It’s finally happened: you’ve put in your request at your job for time off… and it’s approved!
Excited, you begin scouring the internet, researching for the vacation of your dreams. Your anticipation builds as you discover beautiful hotels, delicious-looking restaurants, and breathtaking sights.
As you type away, planning the details of your itinerary, your eyes drift to your pup. They’ve been watching all the action from the other side of the couch.
His big eyes seem to beg, “take me with you”…but you know this time, you just can’t.
Your guilt rises, and you wonder, “will he hate me?”
Some studies suggest dogs do miss you while you’re on vacation. However, it is unclear whether your dog thinks you are leaving them forever and whether your absences will negatively impact your relationship with them long-term. Luckily there are many ways to make your dog comfortable while you’re away.
In this article, I will explore if dogs miss you while you’re on vacation and will answer whether dogs think you are leaving them forever and if they’ll hate you for it.
Finally, I will wrap things up by providing you with useful tips to take care of your dog when you go on vacation.
Still feeling some anxiety as you prepare to leave your pup?
Allow me to put your mind at ease.
Join me below!
It’s not entirely possible to know exactly what is going on in the mind of your furry friend. But there is research that suggests your dog does miss you when you’re away.
One study measured the reaction of dogs who were separated from their owners for 30 minutes, two hours, and four hours.
The results are fascinating.
Dogs who were reunited with their owners after longer periods reacted more dramatically than dogs who were separated for only 30 minutes.
Dogs who were away from their owners for a longer time displayed more attentiveness and were more excited overall.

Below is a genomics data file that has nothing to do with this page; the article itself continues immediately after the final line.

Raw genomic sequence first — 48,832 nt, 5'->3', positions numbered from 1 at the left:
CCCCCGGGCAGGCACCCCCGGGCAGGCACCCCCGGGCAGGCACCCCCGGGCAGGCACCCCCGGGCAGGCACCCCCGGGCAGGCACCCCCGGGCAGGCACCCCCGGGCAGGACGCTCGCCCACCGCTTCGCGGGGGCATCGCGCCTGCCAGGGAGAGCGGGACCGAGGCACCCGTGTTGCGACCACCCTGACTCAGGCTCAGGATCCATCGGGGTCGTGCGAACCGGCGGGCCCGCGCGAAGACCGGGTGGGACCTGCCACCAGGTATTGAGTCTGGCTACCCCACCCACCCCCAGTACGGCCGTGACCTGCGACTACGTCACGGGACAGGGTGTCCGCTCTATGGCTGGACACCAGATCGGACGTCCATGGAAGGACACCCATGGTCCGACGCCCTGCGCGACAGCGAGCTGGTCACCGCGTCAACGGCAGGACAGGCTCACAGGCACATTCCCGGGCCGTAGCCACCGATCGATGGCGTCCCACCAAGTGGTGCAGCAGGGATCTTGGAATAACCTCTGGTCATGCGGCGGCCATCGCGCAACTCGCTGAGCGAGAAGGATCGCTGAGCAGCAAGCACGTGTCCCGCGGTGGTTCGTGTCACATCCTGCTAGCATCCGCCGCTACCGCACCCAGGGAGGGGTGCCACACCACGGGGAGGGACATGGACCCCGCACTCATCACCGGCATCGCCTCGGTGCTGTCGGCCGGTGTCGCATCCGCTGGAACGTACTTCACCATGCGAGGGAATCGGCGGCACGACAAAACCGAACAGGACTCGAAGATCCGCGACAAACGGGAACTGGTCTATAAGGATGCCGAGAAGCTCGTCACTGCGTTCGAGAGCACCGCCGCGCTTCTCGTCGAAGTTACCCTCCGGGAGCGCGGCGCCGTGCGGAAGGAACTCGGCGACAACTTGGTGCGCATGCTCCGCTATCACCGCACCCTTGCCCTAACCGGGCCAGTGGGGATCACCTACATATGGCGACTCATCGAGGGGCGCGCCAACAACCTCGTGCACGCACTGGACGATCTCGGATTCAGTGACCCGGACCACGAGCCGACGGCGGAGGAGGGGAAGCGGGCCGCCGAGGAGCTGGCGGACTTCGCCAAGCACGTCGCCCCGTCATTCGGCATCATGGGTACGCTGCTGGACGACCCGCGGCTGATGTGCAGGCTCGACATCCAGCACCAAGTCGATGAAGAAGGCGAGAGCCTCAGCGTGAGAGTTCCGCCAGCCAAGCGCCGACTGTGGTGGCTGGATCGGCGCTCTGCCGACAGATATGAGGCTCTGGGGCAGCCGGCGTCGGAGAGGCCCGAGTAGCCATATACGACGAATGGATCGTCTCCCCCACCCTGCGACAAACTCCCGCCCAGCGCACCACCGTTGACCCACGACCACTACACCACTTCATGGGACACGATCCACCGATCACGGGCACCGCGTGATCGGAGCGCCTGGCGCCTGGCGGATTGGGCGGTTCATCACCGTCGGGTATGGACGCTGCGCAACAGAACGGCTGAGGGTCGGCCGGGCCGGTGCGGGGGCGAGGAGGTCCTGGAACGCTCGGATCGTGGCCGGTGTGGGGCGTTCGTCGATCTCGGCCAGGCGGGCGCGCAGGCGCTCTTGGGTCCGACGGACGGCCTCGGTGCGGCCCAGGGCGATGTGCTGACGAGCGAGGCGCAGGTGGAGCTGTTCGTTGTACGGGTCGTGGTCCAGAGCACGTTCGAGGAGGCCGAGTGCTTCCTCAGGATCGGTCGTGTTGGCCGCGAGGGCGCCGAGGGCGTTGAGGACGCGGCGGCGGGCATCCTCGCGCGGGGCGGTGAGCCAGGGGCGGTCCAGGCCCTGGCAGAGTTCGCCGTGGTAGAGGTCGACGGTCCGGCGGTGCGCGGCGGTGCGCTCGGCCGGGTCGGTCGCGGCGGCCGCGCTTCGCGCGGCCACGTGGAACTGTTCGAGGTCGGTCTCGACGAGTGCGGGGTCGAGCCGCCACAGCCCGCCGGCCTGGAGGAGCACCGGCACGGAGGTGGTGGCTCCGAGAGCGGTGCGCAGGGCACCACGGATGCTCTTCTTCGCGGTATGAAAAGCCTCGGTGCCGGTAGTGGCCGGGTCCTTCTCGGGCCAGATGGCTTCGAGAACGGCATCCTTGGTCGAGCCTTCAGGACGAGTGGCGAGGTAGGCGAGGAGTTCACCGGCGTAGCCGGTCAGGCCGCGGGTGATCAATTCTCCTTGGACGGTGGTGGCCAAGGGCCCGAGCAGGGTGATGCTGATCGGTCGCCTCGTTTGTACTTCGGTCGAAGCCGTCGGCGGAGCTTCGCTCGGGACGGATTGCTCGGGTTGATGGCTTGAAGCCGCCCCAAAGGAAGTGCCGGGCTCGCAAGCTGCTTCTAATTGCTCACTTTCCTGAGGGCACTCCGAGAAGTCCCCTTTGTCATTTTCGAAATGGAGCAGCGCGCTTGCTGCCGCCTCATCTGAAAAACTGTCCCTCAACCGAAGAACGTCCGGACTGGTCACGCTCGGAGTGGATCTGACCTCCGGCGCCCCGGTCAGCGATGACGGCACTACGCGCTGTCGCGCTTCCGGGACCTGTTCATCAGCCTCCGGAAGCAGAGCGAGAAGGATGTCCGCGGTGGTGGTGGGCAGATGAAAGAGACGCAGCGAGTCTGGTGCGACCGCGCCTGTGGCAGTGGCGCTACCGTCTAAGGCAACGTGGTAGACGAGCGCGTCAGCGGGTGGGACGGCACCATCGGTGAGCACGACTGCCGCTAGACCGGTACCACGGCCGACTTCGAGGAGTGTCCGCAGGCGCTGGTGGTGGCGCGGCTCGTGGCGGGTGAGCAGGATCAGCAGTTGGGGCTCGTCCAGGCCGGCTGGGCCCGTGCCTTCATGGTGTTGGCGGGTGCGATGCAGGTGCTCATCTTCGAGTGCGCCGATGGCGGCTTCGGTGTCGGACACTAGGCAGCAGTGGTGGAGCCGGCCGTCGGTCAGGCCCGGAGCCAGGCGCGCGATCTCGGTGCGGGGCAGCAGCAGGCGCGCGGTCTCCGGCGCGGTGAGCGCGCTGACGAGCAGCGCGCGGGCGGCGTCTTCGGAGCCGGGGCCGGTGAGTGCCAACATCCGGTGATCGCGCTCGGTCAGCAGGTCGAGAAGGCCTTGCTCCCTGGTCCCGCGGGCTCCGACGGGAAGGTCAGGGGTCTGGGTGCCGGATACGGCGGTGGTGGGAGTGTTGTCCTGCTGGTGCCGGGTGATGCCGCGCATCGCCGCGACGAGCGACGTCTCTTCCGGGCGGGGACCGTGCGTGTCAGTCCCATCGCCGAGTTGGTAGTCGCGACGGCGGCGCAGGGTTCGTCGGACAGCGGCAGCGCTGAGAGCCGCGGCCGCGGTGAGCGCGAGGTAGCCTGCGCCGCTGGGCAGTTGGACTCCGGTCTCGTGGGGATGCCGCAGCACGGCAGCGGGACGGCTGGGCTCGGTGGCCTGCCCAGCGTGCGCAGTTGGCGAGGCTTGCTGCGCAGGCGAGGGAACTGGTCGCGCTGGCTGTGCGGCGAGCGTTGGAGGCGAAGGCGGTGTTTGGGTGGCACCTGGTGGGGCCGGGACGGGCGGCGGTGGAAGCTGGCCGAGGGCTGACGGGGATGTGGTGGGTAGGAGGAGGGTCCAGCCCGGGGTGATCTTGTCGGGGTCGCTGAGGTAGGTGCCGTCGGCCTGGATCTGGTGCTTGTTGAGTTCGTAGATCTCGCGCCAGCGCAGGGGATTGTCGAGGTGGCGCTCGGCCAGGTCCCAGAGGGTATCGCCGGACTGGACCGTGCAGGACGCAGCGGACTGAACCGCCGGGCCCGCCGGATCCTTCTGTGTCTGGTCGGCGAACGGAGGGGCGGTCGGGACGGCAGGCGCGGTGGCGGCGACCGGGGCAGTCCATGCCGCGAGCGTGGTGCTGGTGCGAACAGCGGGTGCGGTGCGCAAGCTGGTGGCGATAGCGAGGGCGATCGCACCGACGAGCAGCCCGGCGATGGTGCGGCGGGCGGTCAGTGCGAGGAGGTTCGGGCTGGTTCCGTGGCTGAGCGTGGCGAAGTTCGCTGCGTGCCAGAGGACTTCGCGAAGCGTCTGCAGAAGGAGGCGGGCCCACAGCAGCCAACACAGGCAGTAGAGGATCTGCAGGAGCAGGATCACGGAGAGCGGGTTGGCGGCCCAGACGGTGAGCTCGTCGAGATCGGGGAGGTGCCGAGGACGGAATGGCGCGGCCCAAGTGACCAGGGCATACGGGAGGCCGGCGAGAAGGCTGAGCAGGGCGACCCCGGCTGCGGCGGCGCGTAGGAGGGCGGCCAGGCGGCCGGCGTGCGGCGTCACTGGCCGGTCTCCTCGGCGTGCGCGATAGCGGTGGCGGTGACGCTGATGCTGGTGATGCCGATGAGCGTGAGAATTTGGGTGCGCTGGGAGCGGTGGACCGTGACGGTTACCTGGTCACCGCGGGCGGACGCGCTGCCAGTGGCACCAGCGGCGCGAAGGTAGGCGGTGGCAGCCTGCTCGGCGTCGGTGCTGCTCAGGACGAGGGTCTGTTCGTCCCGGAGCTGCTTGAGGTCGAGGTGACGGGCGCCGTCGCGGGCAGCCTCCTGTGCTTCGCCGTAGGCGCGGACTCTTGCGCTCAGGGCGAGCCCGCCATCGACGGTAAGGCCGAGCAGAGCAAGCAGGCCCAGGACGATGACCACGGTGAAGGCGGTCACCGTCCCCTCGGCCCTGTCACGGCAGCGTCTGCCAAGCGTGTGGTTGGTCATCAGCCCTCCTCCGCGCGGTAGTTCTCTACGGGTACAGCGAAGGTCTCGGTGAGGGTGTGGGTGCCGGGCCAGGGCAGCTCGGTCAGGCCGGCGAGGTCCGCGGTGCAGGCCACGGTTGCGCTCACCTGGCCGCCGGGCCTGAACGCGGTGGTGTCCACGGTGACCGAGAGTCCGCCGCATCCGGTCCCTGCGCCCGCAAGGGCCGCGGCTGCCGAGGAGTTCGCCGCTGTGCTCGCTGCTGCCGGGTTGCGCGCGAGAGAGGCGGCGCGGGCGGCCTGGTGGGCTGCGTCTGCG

This study didn’t measure the dog’s reactions to longer periods of separation that may occur in the case of a vacation. But the study did seem to show that the longer a dog was away from their owner, the more they missed them.
When your dog gives you that desperate stare and whimpers as you leave the house, it can make you feel guilty. You may think, “oh no! They must be afraid that I’m abandoning them forever!”
But is that what’s really going through your pup’s head?
To answer the question, let’s explore what is believed to be true about how dogs experience time. Of course, dogs can’t read and comprehend a clock, but they have their own time concept.
For example, if you feed your dog dinner around 6pm each day, they’ve likely picked up on things that happen surrounding the experience.
Maybe they anticipate you opening the door when you get home. Or they usually eat as the sun goes down. Perhaps they’re used to hearing your favorite show in the background at mealtime.
The sights, sounds, and stimuli of your pet’s common activities can help them form a sense of time in their own way.
So, when you leave your pup, do they think about how long you may be gone? Do they worry you’ll leave them forever?
Although your dog’s reaction to your departure leads you to believe they’re fearing ultimate abandonment, this may not be the case.